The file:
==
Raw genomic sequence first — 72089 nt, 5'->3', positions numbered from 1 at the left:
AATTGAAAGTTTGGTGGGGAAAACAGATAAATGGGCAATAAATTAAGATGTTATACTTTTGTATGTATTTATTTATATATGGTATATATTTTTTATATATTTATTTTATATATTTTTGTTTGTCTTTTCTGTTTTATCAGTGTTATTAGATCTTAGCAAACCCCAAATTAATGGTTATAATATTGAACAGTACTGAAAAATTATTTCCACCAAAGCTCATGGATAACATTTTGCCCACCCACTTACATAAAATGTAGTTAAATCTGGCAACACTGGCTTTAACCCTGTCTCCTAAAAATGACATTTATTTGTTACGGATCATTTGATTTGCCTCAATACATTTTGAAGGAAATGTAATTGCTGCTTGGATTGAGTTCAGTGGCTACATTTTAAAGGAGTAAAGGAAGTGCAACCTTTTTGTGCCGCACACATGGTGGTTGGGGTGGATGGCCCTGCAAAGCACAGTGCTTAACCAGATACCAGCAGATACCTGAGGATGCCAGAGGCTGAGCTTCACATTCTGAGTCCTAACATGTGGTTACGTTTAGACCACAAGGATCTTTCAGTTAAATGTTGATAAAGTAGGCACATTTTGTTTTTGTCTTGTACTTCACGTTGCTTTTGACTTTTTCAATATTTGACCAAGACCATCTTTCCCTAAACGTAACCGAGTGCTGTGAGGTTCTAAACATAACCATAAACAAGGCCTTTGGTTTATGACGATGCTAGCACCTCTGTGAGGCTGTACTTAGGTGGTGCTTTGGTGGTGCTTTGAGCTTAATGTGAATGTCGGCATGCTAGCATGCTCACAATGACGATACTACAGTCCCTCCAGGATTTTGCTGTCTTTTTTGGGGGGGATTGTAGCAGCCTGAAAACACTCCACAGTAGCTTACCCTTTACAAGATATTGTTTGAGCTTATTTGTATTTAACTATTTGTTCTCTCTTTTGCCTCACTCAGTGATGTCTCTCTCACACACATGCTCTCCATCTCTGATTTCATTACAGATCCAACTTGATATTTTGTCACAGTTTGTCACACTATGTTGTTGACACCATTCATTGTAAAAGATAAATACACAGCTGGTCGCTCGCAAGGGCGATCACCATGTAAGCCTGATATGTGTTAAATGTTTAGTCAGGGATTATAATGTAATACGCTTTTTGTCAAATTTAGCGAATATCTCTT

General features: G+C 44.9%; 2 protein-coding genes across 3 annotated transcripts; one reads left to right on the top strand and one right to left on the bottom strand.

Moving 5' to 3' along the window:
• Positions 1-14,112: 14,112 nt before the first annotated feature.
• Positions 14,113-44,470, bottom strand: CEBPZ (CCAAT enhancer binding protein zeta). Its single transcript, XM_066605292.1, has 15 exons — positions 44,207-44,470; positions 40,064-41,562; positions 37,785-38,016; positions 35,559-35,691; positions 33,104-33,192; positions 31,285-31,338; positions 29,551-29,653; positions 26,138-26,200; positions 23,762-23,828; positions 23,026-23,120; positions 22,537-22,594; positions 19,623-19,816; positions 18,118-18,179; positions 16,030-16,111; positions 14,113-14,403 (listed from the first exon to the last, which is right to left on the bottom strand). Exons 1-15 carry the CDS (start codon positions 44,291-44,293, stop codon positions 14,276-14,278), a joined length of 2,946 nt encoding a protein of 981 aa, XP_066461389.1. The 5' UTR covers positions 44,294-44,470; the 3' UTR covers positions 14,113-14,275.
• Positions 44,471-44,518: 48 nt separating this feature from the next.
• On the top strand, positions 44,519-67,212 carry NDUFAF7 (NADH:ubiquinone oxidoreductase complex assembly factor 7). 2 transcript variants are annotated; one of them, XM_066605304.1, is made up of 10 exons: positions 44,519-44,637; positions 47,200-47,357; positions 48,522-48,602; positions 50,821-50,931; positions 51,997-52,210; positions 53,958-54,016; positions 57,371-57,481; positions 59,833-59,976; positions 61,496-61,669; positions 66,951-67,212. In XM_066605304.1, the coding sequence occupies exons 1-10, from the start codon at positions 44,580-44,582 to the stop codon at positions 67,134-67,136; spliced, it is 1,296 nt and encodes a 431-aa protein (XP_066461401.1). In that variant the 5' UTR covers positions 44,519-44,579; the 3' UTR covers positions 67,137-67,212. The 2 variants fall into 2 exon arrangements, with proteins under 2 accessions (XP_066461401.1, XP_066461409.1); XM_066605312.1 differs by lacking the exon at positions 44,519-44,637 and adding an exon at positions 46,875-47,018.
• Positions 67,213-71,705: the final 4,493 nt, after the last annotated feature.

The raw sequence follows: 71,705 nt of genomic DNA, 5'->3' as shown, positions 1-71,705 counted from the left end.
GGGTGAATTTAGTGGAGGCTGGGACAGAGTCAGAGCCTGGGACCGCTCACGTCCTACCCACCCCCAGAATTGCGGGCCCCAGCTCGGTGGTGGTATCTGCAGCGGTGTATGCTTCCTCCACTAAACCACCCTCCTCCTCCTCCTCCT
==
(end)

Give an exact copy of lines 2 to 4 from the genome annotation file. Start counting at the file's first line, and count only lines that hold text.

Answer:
AATTGAAAGTTTGGTGGGGAAAACAGATAAATGGGCAATAAATTAAGATGTTATACTTTTGTATGTATTTATTTATATATGGTATATATTTTTTATATATTTATTTTATATATTTTTGTTTGTCTTTTCTGTTTTATCAGTGTTATTAGATCTTAGCAAACCCCAAATTAATGGTTATAATATTGAACAGTACTGAAAAATTATTTCCACCAAAGCTCATGGATAACATTTTGCCCACCCACTTACATAAAATGTAGTTAAATCTGGCAACACTGGCTTTAACCCTGTCTCCTAAAAATGACATTTATTTGTTACGGATCATTTGATTTGCCTCAATACATTTTGAAGGAAATGTAATTGCTGCTTGGATTGAGTTCAGTGGCTACATTTTAAAGGAGTAAAGGAAGTGCAACCTTTTTGTGCCGCACACATGGTGGTTGGGGTGGATGGCCCTGCAAAGCACAGTGCTTAACCAGATACCAGCAGATACCTGAGGATGCCAGAGGCTGAGCTTCACATTCTGAGTCCTAACATGTGGTTACGTTTAGACCACAAGGATCTTTCAGTTAAATGTTGATAAAGTAGGCACATTTTGTTTTTGTCTTGTACTTCACGTTGCTTTTGACTTTTTCAATATTTGACCAAGACCATCTTTCCCTAAACGTAACCGAGTGCTGTGAGGTTCTAAACATAACCATAAACAAGGCCTTTGGTTTATGACGATGCTAGCACCTCTGTGAGGCTGTACTTAGGTGGTGCTTTGGTGGTGCTTTGAGCTTAATGTGAATGTCGGCATGCTAGCATGCTCACAATGACGATACTACAGTCCCTCCAGGATTTTGCTGTCTTTTTTGGGGGGGATTGTAGCAGCCTGAAAACACTCCACAGTAGCTTACCCTTTACAAGATATTGTTTGAGCTTATTTGTATTTAACTATTTGTTCTCTCTTTTGCCTCACTCAGTGATGTCTCTCTCACACACATGCTCTCCATCTCTGATTTCATTACAGATCCAACTTGATATTTTGTCACAGTTTGTCACACTATGTTGTTGACACCATTCATTGTAAAAGATAAATACACAGCTGGTCGCTCGCAAGGGCGATCACCATGTAAGCCTGATATGTGTTAAATGTTTAGTCAGGGATTATAATGTAATACGCTTTTTGTCAAATTTAGCGAATATCTCTT

General features: G+C 44.9%; 2 protein-coding genes across 3 annotated transcripts; one reads left to right on the top strand and one right to left on the bottom strand.

Moving 5' to 3' along the window: